Spider senses tarantula tingling: Arachnologists spin a web of discovery in Thailand

Picture courtesy of ZooKeys.

If you go down in the Thailand woods today, you’re sure of a big surprise, but it’s almost guaranteed there’ll be no Teddy Bears’ picnic, as arachnologists found while discovering a new species of tarantula.

Arachnologists discovered the new species of tarantula deep in a mangrove forest in Phang Nga province, on the southwestern coast of Thailand. They stumbled upon a tiny, bright blue tarantula spider nestled inside a web in a tree hollow. The Arachnologists immediately realised it was a new species.

This fresh arachnid entrant, now officially known as Chilobrachys natanicharum, was unveiled to the world through a study published yesterday, September 18 in ZooKeys. What makes these tarantulas stand out is their exceptional blue-violet colouration, resembling the glint of electrical sparks.

The male tarantulas, meticulously catalogued by researchers, exhibit a size range of approximately 1.51 to 2.19 inches, while their female counterparts measure between 2.24 and 2.66 inches, as disclosed in the study. These captivating creatures boast dark grey legs, with the upper segments adorned in dark hair, transitioning into a metallic blue and violet hue towards the lower sections. Their abdomens and spinnerets are cloaked in a rich shade of dark brown.

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A distinct difference surfaces when it comes to the carapaces. Males display jet-black carapaces, the upper regions of their bodies, whereas females sport a captivating mix of metallic-blue and violet hairs, elegantly interspersed across their carapaces.

Spider senses tarantula tingling: Arachnologists spin a web of discovery in Thailand | News by Thaiger
A juvenile tarantula inside a funnel-web nestled inside a tree hollow. Picture courtesy of ZooKeys.

Yet, tarantulas have more to them than meets the eye. Their unique patches of bristle-like hairs serve as stridulation organs, allowing them to create sounds when rubbed against surfaces. This form of communication is often employed during the crucial phases of mating and territorial displays, as expounded upon in the study. Notably, the Chilobrachys genus possesses extraordinary thorn-like setae, aptly named “strikers,” comprising their stridulating apparatus.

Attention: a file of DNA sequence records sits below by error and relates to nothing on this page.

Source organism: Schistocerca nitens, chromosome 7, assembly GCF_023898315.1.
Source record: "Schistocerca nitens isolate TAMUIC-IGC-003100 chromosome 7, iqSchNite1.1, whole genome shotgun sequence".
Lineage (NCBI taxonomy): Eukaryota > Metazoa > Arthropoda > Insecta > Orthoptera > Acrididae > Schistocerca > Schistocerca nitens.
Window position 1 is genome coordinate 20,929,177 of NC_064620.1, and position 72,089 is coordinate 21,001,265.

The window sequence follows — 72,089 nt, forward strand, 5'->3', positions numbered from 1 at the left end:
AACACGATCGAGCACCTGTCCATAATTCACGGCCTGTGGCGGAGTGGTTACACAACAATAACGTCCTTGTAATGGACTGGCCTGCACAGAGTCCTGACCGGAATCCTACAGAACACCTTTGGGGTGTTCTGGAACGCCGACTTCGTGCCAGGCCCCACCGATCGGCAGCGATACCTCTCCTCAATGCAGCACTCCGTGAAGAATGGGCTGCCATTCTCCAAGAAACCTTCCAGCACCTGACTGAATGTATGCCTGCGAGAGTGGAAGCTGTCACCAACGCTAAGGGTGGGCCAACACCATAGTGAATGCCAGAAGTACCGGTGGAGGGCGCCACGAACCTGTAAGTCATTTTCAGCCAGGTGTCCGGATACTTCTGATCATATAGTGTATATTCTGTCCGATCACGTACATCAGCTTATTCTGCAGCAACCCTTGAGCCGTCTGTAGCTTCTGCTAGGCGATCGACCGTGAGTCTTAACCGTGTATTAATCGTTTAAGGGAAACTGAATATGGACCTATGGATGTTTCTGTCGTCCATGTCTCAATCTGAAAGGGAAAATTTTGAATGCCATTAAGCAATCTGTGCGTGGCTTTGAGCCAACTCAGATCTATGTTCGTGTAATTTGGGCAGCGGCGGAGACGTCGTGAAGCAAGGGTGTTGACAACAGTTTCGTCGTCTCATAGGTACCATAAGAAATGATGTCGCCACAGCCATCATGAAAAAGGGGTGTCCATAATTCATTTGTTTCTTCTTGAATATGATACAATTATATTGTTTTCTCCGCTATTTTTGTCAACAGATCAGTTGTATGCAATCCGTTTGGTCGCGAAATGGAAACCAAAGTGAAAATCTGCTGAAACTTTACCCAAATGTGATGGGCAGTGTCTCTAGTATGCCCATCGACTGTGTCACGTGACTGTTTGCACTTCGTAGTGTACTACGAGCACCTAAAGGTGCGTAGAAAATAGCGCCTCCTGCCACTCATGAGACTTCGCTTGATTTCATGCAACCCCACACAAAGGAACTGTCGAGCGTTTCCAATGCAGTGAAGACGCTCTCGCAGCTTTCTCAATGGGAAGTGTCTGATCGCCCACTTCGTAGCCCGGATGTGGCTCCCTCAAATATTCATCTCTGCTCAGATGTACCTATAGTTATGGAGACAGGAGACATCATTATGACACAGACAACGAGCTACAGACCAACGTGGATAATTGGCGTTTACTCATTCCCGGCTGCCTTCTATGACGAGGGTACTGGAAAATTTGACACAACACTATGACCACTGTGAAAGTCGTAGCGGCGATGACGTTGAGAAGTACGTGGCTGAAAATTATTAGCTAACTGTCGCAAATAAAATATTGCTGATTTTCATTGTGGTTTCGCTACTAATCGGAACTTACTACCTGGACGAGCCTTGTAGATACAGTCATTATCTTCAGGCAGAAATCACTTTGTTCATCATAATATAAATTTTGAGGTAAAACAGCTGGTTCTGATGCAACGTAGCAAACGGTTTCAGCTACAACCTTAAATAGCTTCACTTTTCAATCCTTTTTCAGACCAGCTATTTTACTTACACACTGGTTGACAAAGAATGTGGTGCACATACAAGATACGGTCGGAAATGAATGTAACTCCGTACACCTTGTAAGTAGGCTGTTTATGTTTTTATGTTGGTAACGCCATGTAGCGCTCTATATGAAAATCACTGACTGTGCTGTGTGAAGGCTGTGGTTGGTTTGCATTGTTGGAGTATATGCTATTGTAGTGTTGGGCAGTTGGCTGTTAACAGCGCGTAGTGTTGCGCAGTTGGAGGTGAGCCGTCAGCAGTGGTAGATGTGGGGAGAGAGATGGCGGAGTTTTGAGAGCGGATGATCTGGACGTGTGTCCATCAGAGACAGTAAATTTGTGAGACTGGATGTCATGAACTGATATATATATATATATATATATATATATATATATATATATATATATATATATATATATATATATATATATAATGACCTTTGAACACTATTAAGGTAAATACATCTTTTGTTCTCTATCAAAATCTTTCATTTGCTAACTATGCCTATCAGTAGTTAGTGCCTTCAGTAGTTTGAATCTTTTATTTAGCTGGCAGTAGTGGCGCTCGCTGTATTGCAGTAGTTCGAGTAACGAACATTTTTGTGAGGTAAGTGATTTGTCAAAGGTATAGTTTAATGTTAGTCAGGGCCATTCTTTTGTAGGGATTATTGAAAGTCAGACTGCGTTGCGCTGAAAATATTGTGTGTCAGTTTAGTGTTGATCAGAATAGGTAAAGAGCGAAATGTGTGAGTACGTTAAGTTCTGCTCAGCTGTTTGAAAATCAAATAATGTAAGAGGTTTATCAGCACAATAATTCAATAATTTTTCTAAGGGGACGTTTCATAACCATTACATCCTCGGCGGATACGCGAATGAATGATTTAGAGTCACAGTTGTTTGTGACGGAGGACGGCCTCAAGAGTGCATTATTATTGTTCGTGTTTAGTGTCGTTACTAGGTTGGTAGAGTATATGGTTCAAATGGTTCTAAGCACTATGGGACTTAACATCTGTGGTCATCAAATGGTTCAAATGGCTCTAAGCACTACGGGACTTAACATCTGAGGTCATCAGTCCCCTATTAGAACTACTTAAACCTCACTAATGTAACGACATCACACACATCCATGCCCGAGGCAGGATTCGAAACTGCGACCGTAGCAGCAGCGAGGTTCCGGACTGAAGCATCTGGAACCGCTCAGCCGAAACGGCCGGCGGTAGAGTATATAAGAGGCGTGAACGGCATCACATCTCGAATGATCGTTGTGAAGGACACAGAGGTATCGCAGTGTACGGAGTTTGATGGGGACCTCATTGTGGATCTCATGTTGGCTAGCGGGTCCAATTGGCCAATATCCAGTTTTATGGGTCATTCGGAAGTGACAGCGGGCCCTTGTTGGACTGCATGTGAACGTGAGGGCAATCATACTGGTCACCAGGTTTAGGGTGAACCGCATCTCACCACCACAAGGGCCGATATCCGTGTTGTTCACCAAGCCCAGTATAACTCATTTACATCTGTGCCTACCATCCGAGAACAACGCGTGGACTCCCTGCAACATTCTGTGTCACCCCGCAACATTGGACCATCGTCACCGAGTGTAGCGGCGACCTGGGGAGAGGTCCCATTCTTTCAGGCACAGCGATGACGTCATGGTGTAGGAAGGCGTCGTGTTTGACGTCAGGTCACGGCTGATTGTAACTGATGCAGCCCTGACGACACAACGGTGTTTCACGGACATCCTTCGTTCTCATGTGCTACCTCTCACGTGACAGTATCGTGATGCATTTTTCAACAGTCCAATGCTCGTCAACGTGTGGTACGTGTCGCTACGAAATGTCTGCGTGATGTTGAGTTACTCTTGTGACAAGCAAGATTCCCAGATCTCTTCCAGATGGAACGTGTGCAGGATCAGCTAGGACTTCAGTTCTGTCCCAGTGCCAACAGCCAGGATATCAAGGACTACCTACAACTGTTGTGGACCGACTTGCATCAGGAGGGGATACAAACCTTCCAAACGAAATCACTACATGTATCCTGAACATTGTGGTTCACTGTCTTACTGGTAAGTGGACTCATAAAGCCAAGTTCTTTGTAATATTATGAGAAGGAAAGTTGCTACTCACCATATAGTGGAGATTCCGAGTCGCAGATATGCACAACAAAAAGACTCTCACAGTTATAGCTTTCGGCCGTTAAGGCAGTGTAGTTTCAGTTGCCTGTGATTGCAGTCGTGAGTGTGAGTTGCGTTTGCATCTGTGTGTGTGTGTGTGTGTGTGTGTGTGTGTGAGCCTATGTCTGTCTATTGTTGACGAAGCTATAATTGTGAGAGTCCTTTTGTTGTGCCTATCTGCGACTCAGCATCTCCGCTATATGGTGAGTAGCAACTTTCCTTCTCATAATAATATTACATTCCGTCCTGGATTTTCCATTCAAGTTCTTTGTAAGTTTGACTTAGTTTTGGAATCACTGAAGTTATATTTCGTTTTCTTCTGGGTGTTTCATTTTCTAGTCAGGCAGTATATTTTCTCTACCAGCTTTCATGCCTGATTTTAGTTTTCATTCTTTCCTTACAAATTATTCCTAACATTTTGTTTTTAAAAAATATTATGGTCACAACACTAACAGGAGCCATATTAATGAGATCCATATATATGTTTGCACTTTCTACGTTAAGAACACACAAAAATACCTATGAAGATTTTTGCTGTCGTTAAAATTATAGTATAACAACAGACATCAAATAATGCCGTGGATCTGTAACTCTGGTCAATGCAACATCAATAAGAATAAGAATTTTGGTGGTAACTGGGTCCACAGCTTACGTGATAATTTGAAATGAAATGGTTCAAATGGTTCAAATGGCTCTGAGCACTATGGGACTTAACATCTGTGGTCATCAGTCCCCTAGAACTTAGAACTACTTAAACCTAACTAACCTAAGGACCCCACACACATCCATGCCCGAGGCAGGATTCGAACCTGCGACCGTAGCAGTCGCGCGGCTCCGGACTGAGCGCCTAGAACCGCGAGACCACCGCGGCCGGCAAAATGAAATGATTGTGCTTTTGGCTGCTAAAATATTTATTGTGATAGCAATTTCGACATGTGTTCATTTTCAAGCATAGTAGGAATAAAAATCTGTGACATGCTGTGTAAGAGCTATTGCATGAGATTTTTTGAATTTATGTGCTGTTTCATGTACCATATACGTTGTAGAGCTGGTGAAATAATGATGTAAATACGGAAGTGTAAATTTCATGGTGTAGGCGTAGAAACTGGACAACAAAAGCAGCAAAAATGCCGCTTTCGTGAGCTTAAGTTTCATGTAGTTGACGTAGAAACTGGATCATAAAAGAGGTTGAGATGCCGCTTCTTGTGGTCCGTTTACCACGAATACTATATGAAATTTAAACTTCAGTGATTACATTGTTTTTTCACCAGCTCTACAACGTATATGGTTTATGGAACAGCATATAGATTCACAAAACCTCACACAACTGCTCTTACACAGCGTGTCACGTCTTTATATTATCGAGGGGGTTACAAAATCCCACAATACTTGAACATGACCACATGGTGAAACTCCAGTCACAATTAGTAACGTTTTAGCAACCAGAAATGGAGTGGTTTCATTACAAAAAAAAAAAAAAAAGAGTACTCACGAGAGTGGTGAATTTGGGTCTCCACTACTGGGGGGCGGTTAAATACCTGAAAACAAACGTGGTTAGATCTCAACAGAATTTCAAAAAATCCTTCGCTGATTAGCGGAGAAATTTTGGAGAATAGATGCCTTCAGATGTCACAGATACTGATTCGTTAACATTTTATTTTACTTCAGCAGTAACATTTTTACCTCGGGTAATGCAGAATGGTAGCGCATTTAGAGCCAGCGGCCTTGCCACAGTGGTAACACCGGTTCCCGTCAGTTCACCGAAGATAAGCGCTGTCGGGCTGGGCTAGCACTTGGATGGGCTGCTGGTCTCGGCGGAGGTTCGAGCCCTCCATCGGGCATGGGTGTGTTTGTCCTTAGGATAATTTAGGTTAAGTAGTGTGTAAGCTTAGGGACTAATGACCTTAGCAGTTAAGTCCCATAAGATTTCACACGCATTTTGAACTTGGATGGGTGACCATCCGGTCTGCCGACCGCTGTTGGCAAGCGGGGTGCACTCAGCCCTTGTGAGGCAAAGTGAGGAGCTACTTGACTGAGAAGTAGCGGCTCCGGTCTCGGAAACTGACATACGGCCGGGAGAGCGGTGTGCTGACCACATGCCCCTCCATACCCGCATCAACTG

Curiously, this newfound species was previously familiar to experts solely through the commercial tarantula trade market, where it went by the moniker “Chilobrachys sp. Electric Blue Tarantula.” It is only now that this remarkable tarantula has been identified within its natural habitat.

Researchers guess that these tarantulas likely inhabit the southern reaches of Thailand, with a particular affinity for the tranquil mangrove forests, where they take up residence within tree hollows, reported The News Tribune.

This species earned its nomenclature through a naming auction campaign conducted by a Thai company. It was christened in honour of two esteemed company executives, Natakorn Changrew and Nichada Changrew.

In the heart of Thailand’s natural splendour, amidst the whispers of mangrove leaves, a tiny but electric-blue creature has made its debut, a testament to the endless wonders waiting to be uncovered within our world’s enchanting ecosystems but it’s no Teddy Bears’ picnic, as the arachnologists discovered.

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Bob Scott

Bob Scott is an experienced writer and editor with a passion for travel. Born and raised in Newcastle, England, he spent more than 10 years in Asia. He worked as a sports writer in the north of England and London before relocating to Asia. Now he resides in Bangkok, Thailand, where he is the Editor-in-Chief for The Thaiger English News. With a vast amount of experience from living and writing abroad, Bob Scott is an expert on all things related to Asian culture and lifestyle.

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